The city of Semenov is one of the main centers for the carving and painting of nesting dolls. Matryoshka dolls designed in Khokhloma style—motifs tied to Russia's vintage painting culture—first appeared in Semenov.
Khokhloma is a Russian wood painting handicraft style and national ornament, famous for its curved and vivid flower, berry, and leaf patterns.
When painted on wood, red, black, green, yellow, and orange are used over a gold background.
In 1924, Arsenty Fyodorovich Mayarov—a master woodturner— brought a Sergiev Posad unpainted wooden doll from a fair at the Nizhny Novgorod region and gave his daughter to paint. She drew the matryoshka outlines with a quill pen. She then painted them with aniline dyes, placing a bright scarlet flower in the center and decorating the Matryoshka's head kokoshnik. The Mayarovs became famous nesting doll painters and the best in the region for over 20 years.
Lyuba Mayarov's decorative Matryoshka gave birth to a new style of Russian nesting doll painting—distinguished by an abundance of decorative elements.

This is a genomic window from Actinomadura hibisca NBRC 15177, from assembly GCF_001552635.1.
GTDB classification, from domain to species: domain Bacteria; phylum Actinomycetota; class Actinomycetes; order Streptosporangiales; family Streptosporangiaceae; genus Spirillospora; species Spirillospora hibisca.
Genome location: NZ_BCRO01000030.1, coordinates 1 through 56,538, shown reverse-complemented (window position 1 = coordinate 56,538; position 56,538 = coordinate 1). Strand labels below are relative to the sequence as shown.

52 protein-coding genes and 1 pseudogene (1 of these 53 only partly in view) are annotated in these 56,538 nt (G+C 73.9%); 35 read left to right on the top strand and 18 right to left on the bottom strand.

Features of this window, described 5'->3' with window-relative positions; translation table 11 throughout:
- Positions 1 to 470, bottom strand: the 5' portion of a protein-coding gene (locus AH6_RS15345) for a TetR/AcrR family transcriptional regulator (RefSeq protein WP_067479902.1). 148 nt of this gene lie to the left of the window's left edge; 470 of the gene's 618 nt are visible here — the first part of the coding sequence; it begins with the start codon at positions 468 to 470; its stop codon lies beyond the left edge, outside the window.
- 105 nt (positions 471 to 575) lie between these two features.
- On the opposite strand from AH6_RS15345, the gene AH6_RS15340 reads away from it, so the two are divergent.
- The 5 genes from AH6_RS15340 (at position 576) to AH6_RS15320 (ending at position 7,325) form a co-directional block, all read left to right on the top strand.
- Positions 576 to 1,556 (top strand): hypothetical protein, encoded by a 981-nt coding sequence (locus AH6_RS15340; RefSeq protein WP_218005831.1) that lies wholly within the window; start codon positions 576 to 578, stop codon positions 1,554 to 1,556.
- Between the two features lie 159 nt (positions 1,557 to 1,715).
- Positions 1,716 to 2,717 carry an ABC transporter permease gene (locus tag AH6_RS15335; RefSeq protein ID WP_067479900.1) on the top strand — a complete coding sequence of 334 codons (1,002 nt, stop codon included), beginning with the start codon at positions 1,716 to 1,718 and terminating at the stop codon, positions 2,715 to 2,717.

Semenovo artists left more unfinished wood exposed after painting the matryoshka doll with aniline dyes and then coated them with lacquer. First, they drew the matryoshka outlines, including face contours. Then they drew its eyes and applied blush to its cheeks. The next step involved drawing a scarf, skirt, and apron. The apron—which depicted a bouquet of ornate flowers—is the main element in Semenov-style nesting dolls.
Another unique characteristic of the Semenov wooden doll is that the bouquet's primary color sets the entire doll's color tone. Artists mostly used red, blue, and yellow in various combinations for the Matryoshka doll's scarf, sundress, and apron.
Over time, the flower bouquet became denser, more colorful, and picturesque, as if painted with leaf and flower extracts. The bouquet is traditionally painted on the apron asymmetrically, somewhat shifted to the right.
The Semenov nesting doll form—unlike other matryoshka dolls—had exceptional symmetry. A relatively thin 'top' which sharply flows into a thickened 'bottom.'